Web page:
Another year older
May 26, 2011 § 10 Comments
Well, it’s been a year. Anniversaries do encourage you to look back and say, huh, has it been that long? How fast a year goes by. Was it worth it? And other such musings.
One thing about writing this blog that’s surprised me is that it’s a very effective way of maintaining an external memory. I’m a bit of a dilettante, as you’ve undoubtedly noticed: I skip from topic to topic a lot, and the result is that I forget a lot. Since I started writing the blog, I can say “hold on, I’m sure I wrote about that” when a topic or a paper comes up, and remind myself of what I thought when I read the paper. [Come on, you’ve had this experience too. Do you remember reading your old exam papers, back in the days when you had to pass exams, and wondering who on earth wrote them?] It’s surprisingly helpful; the unpleasant part of the surprise is that it makes it clear just how much I do forget.
Was it worth it? From my point of view, it’s mostly been enjoyable. I don’t entirely like the little monkey that now rides my back, reminding me of the fact that I haven’t started writing a serious post this week, that it’s been xxx days since I last posted something serious, that my pile of potentially interesting papers is currently depleted. But on the whole it’s been good. From your point of view, it’s harder to know. Yes, I can look at a number of interesting metrics that purport to tell me how widely the blog is read. On that level, the year has been quite successful: over 65,000 page views isn’t bad for a science blog in its first year, let alone one focused on systems biology. On the other hand, how many of those page views were real — someone reading and enjoying what I wrote, or at least finding it useful — and how many of them were hapless googlers accidentally stumbling across a page and thinking “gosh, how boring”? I notice that posts that refer to sex, drugs or evolution tend to get more hits than posts that focus on molecular mechanisms or modeling. I fear that the people who googled for topics to do with sex are the most likely to have been disappointed by what they found. On the other hand, the people who looked for “systems biology humor” deserved exactly what they got.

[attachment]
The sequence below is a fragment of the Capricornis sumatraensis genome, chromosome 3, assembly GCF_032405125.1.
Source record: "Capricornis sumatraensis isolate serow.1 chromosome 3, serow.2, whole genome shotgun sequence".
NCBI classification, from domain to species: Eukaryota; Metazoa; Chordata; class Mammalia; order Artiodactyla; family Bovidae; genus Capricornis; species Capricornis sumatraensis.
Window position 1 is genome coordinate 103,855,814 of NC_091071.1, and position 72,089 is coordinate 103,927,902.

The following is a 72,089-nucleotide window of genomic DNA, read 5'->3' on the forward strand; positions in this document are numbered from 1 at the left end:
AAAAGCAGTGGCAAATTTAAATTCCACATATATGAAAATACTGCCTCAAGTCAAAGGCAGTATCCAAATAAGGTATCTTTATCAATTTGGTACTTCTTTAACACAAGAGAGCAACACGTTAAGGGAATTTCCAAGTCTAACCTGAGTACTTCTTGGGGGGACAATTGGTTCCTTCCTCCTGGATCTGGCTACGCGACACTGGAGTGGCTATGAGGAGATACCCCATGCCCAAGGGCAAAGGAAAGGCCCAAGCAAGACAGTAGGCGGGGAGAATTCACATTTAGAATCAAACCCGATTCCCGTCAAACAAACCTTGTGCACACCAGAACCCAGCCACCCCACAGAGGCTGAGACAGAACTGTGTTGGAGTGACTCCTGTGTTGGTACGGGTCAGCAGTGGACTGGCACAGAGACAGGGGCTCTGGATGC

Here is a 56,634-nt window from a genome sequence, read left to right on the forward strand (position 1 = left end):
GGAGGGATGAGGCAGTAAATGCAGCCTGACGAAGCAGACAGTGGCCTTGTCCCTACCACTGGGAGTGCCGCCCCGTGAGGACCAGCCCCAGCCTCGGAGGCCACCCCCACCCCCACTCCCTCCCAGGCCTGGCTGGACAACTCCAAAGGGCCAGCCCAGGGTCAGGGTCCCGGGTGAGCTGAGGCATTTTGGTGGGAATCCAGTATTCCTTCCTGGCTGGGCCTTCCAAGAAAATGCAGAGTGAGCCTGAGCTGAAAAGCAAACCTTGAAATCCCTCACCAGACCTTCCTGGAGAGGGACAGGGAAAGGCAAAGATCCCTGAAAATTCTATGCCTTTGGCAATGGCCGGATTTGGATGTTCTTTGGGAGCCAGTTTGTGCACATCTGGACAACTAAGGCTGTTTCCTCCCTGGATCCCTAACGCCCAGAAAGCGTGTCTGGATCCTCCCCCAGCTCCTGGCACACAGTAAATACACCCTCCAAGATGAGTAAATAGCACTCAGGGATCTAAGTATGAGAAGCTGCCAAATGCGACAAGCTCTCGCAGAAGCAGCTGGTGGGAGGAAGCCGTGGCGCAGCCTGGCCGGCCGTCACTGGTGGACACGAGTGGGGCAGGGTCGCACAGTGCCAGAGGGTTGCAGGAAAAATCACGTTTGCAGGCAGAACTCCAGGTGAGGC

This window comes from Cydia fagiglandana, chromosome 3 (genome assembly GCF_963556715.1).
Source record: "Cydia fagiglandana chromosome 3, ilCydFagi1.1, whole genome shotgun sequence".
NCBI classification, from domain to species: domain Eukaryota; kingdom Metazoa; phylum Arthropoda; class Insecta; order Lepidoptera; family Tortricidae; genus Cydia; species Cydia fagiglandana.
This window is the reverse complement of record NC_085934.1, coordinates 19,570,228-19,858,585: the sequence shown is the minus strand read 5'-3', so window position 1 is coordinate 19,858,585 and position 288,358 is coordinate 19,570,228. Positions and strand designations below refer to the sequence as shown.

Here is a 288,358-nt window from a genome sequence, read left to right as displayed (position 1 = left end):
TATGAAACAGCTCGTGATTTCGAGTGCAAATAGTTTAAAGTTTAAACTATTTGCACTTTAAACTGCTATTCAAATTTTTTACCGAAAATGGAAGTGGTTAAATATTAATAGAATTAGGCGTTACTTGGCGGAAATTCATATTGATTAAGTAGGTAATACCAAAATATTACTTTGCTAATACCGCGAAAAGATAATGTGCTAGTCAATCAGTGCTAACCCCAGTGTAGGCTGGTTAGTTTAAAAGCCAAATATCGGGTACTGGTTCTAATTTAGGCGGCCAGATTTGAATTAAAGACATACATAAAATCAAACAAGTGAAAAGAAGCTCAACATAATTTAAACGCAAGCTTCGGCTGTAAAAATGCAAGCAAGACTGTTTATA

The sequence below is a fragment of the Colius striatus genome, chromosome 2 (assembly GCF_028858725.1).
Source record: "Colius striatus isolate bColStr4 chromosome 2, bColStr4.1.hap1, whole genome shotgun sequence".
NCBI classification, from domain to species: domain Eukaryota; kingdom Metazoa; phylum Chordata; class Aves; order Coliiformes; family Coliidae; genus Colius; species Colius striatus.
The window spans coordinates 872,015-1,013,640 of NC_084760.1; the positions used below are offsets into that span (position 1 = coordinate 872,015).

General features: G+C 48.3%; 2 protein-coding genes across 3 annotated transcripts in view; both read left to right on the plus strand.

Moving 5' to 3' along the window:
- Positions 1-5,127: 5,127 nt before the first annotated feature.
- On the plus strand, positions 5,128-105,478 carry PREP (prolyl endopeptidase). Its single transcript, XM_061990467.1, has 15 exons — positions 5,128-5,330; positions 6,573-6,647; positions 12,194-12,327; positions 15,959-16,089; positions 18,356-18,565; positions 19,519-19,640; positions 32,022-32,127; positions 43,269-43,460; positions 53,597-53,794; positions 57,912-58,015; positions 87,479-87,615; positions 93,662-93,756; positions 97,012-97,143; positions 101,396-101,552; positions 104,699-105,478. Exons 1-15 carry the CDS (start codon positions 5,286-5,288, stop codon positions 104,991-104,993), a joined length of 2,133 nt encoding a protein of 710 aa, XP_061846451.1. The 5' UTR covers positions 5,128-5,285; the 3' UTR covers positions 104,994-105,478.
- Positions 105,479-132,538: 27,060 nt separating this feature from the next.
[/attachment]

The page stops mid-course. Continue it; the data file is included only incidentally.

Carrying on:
In any case, the number of regular readers of the blog seems to be increasing. I hope this means that at least a few people out there (maybe including you, dear reader) who actually like reading about statistical models of red blood cell populations, biochemical reconstitutions of mesoscale cellular structures, and how you can set up a signaling gradient within a single bacterium. Odd tastes, but that’s what the internet is good for — finding people who share your odd tastes. I think there are at least a couple of hundred of you who come by frequently, and many more who stop by occasionally. I’ve met a few of you in person, and a few more by e-mail, but since most of you (if you’re out there) are fairly quiet lurkers, I’m really not sure who you are or what you like. You could tell me. You could leave a comment, or even send me an e-mail: becky[at]hms.harvard.edu.
Unless you blog, you probably don’t realize what a thrill it is (at least for a little blog) to get a real comment from an actual real person who’s thought about what you have to say. One moment you’re sending words out into the void, and the next moment the void is talking back. It’s exciting. And I like the fact that I can sometimes catalyze a conversation (see this post for example) between the original author of the paper I wrote about and the commenter. When this works, I think it’s unusual and potentially valuable. I don’t think I would have lasted the year without the evidence of real readers, really out there, that comments (and, yes, pageview statistics too) provide.
So. Thanks for reading, and thanks for commenting. Keep it up. Tell your friends that reading It Takes 30 is the cool thing to do these days. Send me suggestions on papers you’d like me to cover (note: I don’t usually cover Nature or Science, on the grounds that papers published in those journals get enough attention anyway — but I can make exceptions). Tell me what you’d like me to do differently. I may listen.
Happy anniversary, us.